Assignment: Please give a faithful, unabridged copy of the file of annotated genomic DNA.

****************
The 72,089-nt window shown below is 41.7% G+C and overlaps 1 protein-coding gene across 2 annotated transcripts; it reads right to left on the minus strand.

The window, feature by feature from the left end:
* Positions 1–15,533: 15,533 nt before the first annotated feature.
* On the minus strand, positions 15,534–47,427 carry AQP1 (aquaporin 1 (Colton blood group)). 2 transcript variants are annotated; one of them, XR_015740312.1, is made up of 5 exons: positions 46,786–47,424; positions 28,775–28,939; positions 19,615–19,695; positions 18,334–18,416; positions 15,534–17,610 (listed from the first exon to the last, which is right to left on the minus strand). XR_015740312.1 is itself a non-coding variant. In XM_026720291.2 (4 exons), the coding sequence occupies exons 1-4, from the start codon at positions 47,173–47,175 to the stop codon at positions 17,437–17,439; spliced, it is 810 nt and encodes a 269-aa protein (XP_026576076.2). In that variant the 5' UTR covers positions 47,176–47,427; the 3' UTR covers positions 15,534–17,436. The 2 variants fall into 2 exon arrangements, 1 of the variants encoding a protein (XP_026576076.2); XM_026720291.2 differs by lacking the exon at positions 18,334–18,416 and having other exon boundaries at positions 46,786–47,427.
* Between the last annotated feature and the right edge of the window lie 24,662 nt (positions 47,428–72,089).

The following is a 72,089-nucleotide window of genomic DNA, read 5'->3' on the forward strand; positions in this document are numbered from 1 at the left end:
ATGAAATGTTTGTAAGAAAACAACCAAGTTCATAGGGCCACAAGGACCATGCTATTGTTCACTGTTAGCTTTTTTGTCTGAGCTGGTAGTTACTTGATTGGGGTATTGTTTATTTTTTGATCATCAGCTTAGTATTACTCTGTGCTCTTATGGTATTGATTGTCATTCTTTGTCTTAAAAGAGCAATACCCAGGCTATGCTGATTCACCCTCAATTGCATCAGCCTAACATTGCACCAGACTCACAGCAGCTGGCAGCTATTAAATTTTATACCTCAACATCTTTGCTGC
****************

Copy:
The 72,089-nt window shown below is 41.7% G+C and overlaps 1 protein-coding gene across 2 annotated transcripts; it reads right to left on the minus strand.

The window, feature by feature from the left end:
* Positions 1–15,533: 15,533 nt before the first annotated feature.
* On the minus strand, positions 15,534–47,427 carry AQP1 (aquaporin 1 (Colton blood group)). 2 transcript variants are annotated; one of them, XR_015740312.1, is made up of 5 exons: positions 46,786–47,424; positions 28,775–28,939; positions 19,615–19,695; positions 18,334–18,416; positions 15,534–17,610 (listed from the first exon to the last, which is right to left on the minus strand). XR_015740312.1 is itself a non-coding variant. In XM_026720291.2 (4 exons), the coding sequence occupies exons 1-4, from the start codon at positions 47,173–47,175 to the stop codon at positions 17,437–17,439; spliced, it is 810 nt and encodes a 269-aa protein (XP_026576076.2). In that variant the 5' UTR covers positions 47,176–47,427; the 3' UTR covers positions 15,534–17,436. The 2 variants fall into 2 exon arrangements, 1 of the variants encoding a protein (XP_026576076.2); XM_026720291.2 differs by lacking the exon at positions 18,334–18,416 and having other exon boundaries at positions 46,786–47,427.
* Between the last annotated feature and the right edge of the window lie 24,662 nt (positions 47,428–72,089).

The following is a 72,089-nucleotide window of genomic DNA, read 5'->3' on the forward strand; positions in this document are numbered from 1 at the left end:
ATGAAATGTTTGTAAGAAAACAACCAAGTTCATAGGGCCACAAGGACCATGCTATTGTTCACTGTTAGCTTTTTTGTCTGAGCTGGTAGTTACTTGATTGGGGTATTGTTTATTTTTTGATCATCAGCTTAGTATTACTCTGTGCTCTTATGGTATTGATTGTCATTCTTTGTCTTAAAAGAGCAATACCCAGGCTATGCTGATTCACCCTCAATTGCATCAGCCTAACATTGCACCAGACTCACAGCAGCTGGCAGCTATTAAATTTTATACCTCAACATCTTTGCTGC